June 25 - Charlotte wants to know...
"I found your recipe for organic fertilizer online, and am very excited about it. Can you tell me how often you use it on vegetables through the season. I have used your suggestions for amounts when planting, but wondered if you applied it again through the season."
Unlike water-soluble chemical fertilizers, dry organic fertiizers have staying power in the soil. Their nutrients are released as the fertilizer's components are broken down by soil fungi and bacteria, which means they continue to provide nutrition to your plants over the course of many weeks. Because of this, with organic fertilizers you generally do not have to make multiple applications in the manner that's common with chemical fertilizers - at least if you're gardening on the cool soils we have in the Maritime Pacific Northwest.
So, generally speaking, I only apply organic fertilizer at the same time I initially sow the seed or move the transplants into the garden. One exception to this is with overwintered plants - they're usually lightly fertilized at planting time; then they'll get a side dressing of blood meal in mid-February, followed by an application of complete organic fertilizer in mid-to-late March.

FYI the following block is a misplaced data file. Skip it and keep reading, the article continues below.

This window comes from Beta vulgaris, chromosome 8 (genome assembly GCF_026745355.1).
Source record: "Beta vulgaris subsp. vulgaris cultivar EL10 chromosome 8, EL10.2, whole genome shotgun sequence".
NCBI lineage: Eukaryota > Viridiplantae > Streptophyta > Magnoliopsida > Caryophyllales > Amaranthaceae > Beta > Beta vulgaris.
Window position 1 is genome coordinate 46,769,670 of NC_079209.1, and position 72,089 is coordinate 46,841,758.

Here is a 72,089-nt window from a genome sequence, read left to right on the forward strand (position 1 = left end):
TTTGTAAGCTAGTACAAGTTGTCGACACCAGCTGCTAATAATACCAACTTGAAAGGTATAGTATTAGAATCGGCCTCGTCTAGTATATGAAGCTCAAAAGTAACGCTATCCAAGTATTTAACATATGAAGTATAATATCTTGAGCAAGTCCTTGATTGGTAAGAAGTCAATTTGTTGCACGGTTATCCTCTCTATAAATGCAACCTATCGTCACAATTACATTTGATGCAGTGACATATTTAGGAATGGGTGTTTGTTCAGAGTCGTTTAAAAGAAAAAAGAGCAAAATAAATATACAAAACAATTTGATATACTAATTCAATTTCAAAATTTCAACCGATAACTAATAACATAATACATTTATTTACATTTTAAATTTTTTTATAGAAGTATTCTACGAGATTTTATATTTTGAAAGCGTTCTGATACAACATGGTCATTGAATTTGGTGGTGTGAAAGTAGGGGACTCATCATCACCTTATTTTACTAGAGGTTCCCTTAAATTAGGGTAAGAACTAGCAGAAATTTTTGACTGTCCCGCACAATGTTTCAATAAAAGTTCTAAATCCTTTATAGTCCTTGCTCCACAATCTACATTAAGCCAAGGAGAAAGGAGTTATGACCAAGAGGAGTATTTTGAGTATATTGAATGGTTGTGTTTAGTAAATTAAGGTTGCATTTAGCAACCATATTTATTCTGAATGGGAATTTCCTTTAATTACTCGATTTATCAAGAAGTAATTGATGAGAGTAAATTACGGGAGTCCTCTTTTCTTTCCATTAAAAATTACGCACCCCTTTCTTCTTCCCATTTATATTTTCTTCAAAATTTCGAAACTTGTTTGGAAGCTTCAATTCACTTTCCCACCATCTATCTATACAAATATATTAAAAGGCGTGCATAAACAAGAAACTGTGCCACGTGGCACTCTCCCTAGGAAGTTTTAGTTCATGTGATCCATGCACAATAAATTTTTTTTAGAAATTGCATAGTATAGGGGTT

Of course if any particular veggie exhibits a problem that appears to be nutrient-related, I will meet those needs by providing more fertilizer / calcium / whatever. Additionally, early spring plantings often are given a dose of blood meal in addition to the fertilizer, since blood meal does a better job of providing nitrogen to plants in cool spring soils.
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This page was last updated November 18, 2013